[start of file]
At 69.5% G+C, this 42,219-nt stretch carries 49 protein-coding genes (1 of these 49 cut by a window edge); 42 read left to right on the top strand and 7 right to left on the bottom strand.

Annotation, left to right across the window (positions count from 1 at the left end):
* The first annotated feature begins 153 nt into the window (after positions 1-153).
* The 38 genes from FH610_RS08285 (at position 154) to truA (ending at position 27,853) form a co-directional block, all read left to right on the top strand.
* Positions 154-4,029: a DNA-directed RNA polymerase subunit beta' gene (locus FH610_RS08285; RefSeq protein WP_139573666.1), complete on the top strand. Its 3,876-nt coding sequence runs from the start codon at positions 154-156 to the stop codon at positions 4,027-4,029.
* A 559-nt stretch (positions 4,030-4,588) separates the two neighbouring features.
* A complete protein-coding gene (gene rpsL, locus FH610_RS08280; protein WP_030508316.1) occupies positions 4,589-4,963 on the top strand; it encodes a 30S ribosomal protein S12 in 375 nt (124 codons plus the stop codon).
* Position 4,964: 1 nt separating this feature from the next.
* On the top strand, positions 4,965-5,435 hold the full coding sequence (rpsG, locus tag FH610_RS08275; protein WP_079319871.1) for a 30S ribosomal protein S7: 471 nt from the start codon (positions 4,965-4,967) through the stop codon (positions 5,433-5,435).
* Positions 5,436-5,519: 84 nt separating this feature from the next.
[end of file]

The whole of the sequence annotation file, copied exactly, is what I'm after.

At 69.5% G+C, this 42,219-nt stretch carries 49 protein-coding genes (1 of these 49 cut by a window edge); 42 read left to right on the top strand and 7 right to left on the bottom strand.

Annotation, left to right across the window (positions count from 1 at the left end):
* The first annotated feature begins 153 nt into the window (after positions 1-153).
* The 38 genes from FH610_RS08285 (at position 154) to truA (ending at position 27,853) form a co-directional block, all read left to right on the top strand.
* Positions 154-4,029: a DNA-directed RNA polymerase subunit beta' gene (locus FH610_RS08285; RefSeq protein WP_139573666.1), complete on the top strand. Its 3,876-nt coding sequence runs from the start codon at positions 154-156 to the stop codon at positions 4,027-4,029.
* A 559-nt stretch (positions 4,030-4,588) separates the two neighbouring features.
* A complete protein-coding gene (gene rpsL, locus FH610_RS08280; protein WP_030508316.1) occupies positions 4,589-4,963 on the top strand; it encodes a 30S ribosomal protein S12 in 375 nt (124 codons plus the stop codon).
* Position 4,964: 1 nt separating this feature from the next.
* On the top strand, positions 4,965-5,435 hold the full coding sequence (rpsG, locus tag FH610_RS08275; protein WP_079319871.1) for a 30S ribosomal protein S7: 471 nt from the start codon (positions 4,965-4,967) through the stop codon (positions 5,433-5,435).
* Positions 5,436-5,519: 84 nt separating this feature from the next.